Tuesday, June 18, 2024

Parsing an eight-decade legacy of praise and song

When the Blind Boys of Alabama take the stage, audiences get more than beautiful gospel singing, they get a glimpse of living history.

Emphasis on living, because this group is the longest-running party in jubilee gospel singing — the Black vocal quartets and quintets that enjoyed a commercial heyday in the 1940s and ’50s. The Blind Boys are a cultural institution that predates Pearl Harbor, and even after taking their act into the secular world in 1944, they never strayed from their four- and five-part harmony sound.

Nattily dressed in matching suits, they’re vibrant performers, true partners with the audience despite their advancing years. Original member Jimmy Lee Carter, the group’s 91-year-old patriarch, retired only last year, taking with him his signature pump-up line: “I can’t see you; I need to hear you!”

And while their repertoire has ranged beyond the church, they never compromised their religious values in a career that includes collaborators such as Prince, Tom Petty, Toots Hibbert, Taj Mahal, Tom Waits and Lou Reed. (The latter, whom they admired, prompted founding member Clarence Fountain to ask, “Who told that man he can sing?”)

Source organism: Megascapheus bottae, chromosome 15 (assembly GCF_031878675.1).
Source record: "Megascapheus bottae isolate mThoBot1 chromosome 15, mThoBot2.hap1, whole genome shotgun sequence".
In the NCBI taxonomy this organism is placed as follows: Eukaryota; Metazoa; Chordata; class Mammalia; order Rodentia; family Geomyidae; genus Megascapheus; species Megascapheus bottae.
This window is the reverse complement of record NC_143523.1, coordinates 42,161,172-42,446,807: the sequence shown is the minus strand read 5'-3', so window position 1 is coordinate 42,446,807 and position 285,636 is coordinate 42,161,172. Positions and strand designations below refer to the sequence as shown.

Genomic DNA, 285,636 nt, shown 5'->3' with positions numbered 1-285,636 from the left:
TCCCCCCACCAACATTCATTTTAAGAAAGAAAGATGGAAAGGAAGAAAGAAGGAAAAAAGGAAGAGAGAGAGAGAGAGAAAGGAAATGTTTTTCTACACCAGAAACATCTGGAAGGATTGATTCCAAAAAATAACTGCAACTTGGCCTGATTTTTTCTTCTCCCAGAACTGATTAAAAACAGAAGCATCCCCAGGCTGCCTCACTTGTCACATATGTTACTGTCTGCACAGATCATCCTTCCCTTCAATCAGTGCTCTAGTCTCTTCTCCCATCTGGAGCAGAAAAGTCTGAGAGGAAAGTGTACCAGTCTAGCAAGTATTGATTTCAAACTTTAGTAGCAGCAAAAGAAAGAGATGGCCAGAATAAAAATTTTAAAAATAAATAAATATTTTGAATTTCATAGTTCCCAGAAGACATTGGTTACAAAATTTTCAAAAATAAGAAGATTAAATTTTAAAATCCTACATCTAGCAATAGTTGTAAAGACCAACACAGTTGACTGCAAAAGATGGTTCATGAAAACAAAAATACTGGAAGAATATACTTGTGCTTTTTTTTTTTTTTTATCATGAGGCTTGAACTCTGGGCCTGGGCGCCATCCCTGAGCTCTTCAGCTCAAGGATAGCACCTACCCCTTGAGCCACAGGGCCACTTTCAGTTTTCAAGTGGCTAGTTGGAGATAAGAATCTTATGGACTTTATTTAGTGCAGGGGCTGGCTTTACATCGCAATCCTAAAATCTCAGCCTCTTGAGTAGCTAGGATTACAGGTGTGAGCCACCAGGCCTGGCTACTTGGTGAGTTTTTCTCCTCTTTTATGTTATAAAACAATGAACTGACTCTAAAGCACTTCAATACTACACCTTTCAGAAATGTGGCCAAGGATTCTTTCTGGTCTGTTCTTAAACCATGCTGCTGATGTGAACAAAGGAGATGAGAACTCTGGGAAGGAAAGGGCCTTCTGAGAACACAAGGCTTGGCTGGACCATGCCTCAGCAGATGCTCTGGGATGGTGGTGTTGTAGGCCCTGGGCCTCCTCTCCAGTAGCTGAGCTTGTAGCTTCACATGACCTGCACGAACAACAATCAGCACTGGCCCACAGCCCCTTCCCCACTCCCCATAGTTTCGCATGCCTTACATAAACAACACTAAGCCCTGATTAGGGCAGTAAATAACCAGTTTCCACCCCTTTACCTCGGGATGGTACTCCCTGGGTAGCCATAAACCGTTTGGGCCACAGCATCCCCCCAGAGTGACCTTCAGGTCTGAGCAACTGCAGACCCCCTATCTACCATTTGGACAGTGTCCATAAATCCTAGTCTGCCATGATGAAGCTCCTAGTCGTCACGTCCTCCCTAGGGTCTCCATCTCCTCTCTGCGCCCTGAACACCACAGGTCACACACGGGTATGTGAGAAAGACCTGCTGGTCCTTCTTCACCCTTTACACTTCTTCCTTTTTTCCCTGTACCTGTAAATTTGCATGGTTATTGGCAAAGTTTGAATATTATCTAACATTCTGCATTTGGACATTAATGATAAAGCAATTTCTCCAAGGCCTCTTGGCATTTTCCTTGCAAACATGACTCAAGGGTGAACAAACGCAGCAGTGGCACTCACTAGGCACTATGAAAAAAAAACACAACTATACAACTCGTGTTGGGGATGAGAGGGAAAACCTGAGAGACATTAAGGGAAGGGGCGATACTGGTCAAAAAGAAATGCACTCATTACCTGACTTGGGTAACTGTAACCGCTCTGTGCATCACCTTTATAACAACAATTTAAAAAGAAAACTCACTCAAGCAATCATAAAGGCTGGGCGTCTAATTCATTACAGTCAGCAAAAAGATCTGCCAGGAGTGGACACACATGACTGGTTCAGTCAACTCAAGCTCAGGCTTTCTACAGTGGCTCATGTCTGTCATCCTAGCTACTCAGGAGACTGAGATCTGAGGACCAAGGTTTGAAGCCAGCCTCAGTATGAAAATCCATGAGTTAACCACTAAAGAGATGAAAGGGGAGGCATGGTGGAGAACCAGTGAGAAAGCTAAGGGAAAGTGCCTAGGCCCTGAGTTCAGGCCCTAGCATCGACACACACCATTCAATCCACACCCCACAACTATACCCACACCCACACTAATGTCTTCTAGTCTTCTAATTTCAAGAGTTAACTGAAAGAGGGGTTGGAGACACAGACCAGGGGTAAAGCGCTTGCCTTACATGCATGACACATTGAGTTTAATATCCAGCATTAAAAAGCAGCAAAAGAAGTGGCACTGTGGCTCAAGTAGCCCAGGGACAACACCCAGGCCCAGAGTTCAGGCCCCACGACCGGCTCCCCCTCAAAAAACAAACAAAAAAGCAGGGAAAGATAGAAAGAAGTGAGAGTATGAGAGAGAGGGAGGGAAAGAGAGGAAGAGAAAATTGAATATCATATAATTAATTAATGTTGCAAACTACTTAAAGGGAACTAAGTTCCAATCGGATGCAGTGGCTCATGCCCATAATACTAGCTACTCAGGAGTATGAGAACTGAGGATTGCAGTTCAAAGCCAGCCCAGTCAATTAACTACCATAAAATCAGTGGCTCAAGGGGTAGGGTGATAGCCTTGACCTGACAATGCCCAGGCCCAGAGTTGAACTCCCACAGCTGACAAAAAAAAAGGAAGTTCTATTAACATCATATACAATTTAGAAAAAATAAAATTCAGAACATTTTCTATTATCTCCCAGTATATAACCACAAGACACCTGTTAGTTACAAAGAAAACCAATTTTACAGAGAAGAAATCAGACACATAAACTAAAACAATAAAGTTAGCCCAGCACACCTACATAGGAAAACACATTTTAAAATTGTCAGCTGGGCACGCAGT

This is one of many illuminative moments in “Spirit of the Century: Our Own Story,” a new book about the ensemble’s unimaginable career. In its introduction, co-author Preston Lauterbach writes, “However you want to measure their journey — through time, distance, technological developments, or cultural trends — no American band has ever come so far.”

Over its eight-decade career, at times a quintet and others a quartet, the group has had nearly 20 members, and after Carter’s retirement, 2024 is the first calendar year to begin with no original members. But somehow the legend keeps evolving. In addition to the new book, which doubles as a history of jubilee gospel singing, the group just won its sixth Grammy in February for its most recent release, “Echoes of the South.” Rather than slowing down, the group is busy writing its next chapter.